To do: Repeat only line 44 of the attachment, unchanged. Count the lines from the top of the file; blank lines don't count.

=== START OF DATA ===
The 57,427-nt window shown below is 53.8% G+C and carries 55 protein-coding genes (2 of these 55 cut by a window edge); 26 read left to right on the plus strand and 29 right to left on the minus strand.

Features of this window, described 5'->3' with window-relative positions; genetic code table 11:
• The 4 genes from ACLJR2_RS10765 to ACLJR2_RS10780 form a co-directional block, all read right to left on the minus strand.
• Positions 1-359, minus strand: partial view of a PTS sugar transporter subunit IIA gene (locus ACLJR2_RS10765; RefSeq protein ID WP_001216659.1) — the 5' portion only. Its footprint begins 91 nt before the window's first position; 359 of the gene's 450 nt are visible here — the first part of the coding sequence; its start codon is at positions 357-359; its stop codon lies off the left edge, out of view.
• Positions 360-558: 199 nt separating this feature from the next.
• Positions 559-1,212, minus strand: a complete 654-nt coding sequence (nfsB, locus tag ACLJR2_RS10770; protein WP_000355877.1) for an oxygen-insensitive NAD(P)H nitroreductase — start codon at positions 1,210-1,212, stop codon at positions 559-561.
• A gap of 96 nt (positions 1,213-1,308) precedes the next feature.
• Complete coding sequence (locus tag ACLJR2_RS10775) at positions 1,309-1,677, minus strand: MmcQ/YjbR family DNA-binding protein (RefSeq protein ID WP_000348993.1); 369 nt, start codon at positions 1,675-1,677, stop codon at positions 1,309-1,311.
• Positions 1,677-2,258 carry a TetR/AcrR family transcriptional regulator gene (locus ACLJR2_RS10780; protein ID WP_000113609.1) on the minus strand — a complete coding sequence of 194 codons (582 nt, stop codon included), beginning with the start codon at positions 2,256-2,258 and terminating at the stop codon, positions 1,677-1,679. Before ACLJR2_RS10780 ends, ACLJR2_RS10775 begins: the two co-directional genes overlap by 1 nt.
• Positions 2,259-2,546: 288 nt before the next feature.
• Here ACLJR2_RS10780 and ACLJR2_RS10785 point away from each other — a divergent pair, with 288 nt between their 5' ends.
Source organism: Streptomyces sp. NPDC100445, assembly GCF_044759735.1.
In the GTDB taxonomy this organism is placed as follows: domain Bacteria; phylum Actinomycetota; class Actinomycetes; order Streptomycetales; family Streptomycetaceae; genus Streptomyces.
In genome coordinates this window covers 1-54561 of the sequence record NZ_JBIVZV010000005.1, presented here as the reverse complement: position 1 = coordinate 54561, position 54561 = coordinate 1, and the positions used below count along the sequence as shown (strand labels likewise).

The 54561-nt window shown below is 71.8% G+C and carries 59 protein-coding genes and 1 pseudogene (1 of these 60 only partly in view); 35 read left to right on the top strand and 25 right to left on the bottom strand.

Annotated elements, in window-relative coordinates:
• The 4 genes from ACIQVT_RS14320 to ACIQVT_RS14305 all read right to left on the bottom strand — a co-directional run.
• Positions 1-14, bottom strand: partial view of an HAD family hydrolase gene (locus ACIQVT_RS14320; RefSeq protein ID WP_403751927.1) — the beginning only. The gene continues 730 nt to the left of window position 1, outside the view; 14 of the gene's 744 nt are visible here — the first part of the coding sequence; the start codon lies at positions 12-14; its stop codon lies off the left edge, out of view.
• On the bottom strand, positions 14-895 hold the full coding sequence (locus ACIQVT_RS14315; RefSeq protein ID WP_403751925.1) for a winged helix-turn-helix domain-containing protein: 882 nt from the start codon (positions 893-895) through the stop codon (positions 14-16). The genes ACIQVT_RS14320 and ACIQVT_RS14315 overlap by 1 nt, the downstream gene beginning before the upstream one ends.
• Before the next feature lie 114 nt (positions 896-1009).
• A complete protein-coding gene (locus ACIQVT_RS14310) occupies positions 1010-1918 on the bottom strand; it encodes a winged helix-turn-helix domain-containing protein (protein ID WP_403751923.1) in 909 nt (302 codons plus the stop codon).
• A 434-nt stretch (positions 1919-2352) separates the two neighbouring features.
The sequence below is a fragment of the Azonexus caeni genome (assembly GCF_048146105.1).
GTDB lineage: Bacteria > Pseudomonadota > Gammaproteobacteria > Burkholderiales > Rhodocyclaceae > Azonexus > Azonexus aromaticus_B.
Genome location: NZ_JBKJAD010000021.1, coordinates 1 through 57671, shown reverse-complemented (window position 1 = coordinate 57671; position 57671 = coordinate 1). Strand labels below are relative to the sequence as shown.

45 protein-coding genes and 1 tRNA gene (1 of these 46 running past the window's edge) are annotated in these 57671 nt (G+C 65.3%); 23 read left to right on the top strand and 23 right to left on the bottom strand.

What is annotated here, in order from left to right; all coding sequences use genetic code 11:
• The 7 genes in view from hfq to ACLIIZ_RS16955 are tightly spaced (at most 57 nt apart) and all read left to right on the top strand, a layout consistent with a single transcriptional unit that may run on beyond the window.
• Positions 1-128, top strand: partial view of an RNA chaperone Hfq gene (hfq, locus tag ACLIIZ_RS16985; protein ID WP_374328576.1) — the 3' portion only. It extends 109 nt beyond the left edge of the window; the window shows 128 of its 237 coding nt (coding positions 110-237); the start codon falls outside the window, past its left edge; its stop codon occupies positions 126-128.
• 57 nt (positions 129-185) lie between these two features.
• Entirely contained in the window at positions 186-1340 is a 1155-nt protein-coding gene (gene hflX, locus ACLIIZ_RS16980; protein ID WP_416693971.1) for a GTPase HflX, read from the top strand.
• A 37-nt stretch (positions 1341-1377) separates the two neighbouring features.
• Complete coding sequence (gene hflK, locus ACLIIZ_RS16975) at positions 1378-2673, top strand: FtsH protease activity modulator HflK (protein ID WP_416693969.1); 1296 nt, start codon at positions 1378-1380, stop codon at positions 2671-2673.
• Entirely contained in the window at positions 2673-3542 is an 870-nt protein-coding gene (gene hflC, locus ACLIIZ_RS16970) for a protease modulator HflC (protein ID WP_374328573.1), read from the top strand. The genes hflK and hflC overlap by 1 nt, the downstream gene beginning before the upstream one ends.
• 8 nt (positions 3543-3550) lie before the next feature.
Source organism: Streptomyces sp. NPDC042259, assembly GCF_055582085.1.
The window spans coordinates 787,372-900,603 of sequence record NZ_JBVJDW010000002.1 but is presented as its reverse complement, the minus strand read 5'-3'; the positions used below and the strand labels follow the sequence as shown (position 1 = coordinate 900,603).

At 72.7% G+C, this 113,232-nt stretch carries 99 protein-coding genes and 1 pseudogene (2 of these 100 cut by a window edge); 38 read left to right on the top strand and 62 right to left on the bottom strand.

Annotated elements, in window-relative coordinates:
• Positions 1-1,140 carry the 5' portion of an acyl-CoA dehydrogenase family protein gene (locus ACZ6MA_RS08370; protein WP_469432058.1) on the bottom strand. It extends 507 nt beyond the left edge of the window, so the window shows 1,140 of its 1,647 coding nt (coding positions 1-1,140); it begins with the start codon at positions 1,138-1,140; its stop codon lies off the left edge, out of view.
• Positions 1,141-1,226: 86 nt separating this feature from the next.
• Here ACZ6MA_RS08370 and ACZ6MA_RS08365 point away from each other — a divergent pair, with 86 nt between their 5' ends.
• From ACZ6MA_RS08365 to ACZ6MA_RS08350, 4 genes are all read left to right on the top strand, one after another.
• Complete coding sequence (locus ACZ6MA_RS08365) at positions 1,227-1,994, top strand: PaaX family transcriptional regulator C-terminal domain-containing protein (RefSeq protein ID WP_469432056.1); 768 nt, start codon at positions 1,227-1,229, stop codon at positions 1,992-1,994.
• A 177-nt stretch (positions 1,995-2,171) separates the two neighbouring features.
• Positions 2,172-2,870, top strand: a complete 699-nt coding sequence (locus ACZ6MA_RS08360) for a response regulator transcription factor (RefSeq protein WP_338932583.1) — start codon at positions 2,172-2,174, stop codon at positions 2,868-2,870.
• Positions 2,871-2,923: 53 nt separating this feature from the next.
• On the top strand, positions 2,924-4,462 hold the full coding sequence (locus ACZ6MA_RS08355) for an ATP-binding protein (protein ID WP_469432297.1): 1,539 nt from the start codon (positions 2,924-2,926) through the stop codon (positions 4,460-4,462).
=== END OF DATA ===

• Complete coding sequence (locus ACZ6MA_RS08365) at positions 1,227-1,994, top strand: PaaX family transcriptional regulator C-terminal domain-containing protein (RefSeq protein ID WP_469432056.1); 768 nt, start codon at positions 1,227-1,229, stop codon at positions 1,992-1,994.